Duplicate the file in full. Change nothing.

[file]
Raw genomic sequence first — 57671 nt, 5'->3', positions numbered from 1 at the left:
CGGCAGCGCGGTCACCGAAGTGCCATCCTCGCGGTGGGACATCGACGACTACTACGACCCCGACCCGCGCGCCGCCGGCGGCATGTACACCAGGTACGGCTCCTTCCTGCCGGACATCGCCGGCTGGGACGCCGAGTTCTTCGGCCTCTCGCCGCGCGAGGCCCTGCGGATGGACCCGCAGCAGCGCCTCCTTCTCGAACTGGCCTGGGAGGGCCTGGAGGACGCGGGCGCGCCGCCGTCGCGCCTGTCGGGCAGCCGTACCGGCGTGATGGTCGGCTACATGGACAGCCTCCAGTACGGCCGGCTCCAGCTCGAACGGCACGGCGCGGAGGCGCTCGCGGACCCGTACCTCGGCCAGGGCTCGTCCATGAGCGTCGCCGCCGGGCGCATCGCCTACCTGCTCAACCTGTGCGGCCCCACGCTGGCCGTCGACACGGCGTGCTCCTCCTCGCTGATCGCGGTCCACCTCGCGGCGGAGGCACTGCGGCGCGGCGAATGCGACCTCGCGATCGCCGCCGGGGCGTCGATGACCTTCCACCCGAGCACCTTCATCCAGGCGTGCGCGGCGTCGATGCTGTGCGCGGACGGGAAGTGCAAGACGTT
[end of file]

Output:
Raw genomic sequence first — 57671 nt, 5'->3', positions numbered from 1 at the left:
CGGCAGCGCGGTCACCGAAGTGCCATCCTCGCGGTGGGACATCGACGACTACTACGACCCCGACCCGCGCGCCGCCGGCGGCATGTACACCAGGTACGGCTCCTTCCTGCCGGACATCGCCGGCTGGGACGCCGAGTTCTTCGGCCTCTCGCCGCGCGAGGCCCTGCGGATGGACCCGCAGCAGCGCCTCCTTCTCGAACTGGCCTGGGAGGGCCTGGAGGACGCGGGCGCGCCGCCGTCGCGCCTGTCGGGCAGCCGTACCGGCGTGATGGTCGGCTACATGGACAGCCTCCAGTACGGCCGGCTCCAGCTCGAACGGCACGGCGCGGAGGCGCTCGCGGACCCGTACCTCGGCCAGGGCTCGTCCATGAGCGTCGCCGCCGGGCGCATCGCCTACCTGCTCAACCTGTGCGGCCCCACGCTGGCCGTCGACACGGCGTGCTCCTCCTCGCTGATCGCGGTCCACCTCGCGGCGGAGGCACTGCGGCGCGGCGAATGCGACCTCGCGATCGCCGCCGGGGCGTCGATGACCTTCCACCCGAGCACCTTCATCCAGGCGTGCGCGGCGTCGATGCTGTGCGCGGACGGGAAGTGCAAGACGTT